-Steffen Silvis, The Prague Post
At times a (very) tongue-in-cheek Waiting for Godot, at times teen romance, at times a psychological power struggle, Grape’s interactions are hilarious but always human. The brilliantly witty text by Stephie Theodora (who also directed) dances lightly between existential questioning and psychological games – with frequent outrageously funny reminders that we are, after all, talking about popsicles here....
“Artem Barry and Danielle Le Saux-Farmer play a brother and sister living in Skurahnovtaz who reveal through artfully scripted words and su- premely acted vignettes various tales from the village’s past and present. Trees have flesh and fingers, poppy seeds can stop a witch in her tracks, tables dance and (albeit obliquely) tell the future, tulips are black and babies are born with white eyes. While the spirituality continues unabated and the ‘old woman’ next door is viewed with suspicion, we learn of life in the course of the war, of nights of empty air raids, of dwindling sup- plies and of silkworms. People die, though not due to bullets and bombs, and, as Ildi becomes more and more aware of the mystic nature of life in the village, her long-suffering brother stares at the one endlessly repeated movie on Serb television until he is goaded into telling another story from the days when the great oak was just a sapling... The clash of mysticism and industrialization is beautifully personified by the authentic push and shove between the steady brother and flighty sister until the abrupt ending one Christmas Eve. Fantastic, in all definitions of the word.”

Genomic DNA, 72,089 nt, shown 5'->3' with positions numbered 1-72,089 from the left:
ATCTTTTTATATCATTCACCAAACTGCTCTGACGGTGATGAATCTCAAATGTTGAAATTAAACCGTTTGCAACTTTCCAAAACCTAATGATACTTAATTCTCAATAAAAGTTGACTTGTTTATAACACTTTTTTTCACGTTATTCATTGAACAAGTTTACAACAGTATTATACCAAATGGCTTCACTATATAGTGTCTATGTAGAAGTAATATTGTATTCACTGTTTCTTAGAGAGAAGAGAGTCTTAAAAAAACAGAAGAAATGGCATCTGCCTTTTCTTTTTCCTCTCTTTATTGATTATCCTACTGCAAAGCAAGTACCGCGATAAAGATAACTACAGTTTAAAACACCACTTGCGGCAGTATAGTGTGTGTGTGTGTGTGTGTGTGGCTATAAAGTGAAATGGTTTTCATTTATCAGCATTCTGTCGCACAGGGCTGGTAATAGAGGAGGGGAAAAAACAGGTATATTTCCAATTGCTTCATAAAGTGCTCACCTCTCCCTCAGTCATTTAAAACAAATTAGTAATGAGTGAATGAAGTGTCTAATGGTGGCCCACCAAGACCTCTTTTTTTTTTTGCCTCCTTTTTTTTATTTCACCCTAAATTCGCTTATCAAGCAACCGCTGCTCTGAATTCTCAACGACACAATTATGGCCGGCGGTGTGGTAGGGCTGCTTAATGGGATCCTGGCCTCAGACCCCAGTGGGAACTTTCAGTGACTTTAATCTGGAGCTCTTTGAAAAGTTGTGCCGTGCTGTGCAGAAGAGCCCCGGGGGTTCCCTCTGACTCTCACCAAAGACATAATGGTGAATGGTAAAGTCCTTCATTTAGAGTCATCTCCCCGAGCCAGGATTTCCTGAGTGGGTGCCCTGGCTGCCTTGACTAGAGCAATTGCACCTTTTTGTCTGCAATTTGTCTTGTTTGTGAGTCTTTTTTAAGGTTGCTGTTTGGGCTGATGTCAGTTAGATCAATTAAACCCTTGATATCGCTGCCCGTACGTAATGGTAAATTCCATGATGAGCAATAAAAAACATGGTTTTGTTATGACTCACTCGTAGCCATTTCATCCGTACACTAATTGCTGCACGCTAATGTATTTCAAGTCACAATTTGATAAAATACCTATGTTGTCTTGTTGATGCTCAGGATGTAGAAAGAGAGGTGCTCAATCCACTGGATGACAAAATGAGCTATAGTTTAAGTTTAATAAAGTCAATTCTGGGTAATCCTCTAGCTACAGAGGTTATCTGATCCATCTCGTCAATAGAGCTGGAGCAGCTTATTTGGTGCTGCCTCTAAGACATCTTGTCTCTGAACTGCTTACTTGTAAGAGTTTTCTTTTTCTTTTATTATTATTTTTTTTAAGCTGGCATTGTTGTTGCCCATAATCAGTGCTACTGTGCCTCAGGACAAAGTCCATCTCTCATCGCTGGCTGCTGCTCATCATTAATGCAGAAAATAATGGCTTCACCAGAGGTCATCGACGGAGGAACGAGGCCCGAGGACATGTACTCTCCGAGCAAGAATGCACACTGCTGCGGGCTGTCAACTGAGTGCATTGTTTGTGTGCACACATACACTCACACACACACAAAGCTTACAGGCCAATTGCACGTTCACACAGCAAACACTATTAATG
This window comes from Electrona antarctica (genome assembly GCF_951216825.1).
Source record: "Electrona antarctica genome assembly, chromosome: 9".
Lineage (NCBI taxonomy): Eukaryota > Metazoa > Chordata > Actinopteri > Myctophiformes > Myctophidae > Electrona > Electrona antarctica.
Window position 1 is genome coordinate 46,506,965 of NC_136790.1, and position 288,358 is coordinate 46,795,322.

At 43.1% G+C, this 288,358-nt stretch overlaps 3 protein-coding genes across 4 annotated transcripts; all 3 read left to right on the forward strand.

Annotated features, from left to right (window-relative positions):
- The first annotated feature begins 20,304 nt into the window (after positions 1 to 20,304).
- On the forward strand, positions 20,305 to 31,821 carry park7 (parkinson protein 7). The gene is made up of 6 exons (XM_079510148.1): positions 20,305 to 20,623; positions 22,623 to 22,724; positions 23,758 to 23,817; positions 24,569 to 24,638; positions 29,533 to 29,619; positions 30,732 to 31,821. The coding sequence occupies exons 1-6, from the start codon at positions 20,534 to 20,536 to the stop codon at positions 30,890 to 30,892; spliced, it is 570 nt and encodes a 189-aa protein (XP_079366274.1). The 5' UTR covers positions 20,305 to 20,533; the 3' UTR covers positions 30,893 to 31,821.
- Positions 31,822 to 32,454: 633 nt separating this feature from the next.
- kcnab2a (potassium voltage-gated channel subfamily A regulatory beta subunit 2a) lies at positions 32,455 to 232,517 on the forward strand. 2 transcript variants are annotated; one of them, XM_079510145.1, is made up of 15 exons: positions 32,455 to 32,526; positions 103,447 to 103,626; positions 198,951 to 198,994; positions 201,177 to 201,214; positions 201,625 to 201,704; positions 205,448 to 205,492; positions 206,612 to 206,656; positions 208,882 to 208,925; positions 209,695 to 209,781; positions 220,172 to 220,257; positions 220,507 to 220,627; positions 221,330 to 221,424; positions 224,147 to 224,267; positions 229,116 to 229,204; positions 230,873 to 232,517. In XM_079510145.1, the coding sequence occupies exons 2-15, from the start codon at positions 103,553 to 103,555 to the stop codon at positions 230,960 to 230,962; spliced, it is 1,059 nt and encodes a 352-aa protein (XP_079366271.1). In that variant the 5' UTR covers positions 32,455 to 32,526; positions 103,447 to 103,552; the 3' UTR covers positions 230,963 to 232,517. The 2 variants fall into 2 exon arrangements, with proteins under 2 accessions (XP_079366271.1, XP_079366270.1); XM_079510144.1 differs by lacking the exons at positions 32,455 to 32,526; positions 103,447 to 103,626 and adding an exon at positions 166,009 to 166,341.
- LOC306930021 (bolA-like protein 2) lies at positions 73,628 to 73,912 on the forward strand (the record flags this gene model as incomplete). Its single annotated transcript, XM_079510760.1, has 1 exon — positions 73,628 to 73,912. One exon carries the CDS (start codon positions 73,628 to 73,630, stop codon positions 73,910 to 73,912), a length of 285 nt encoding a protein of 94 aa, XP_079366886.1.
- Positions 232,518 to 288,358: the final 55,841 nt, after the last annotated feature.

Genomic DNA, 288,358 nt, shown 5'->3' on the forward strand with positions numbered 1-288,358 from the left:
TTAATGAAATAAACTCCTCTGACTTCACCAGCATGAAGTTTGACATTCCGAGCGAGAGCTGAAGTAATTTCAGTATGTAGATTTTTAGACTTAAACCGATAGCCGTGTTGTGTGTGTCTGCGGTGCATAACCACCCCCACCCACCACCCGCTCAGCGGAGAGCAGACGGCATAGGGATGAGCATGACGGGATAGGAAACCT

-Wendy Wrangham, Expats.cz
-Wendy Wrangham, Expats.cz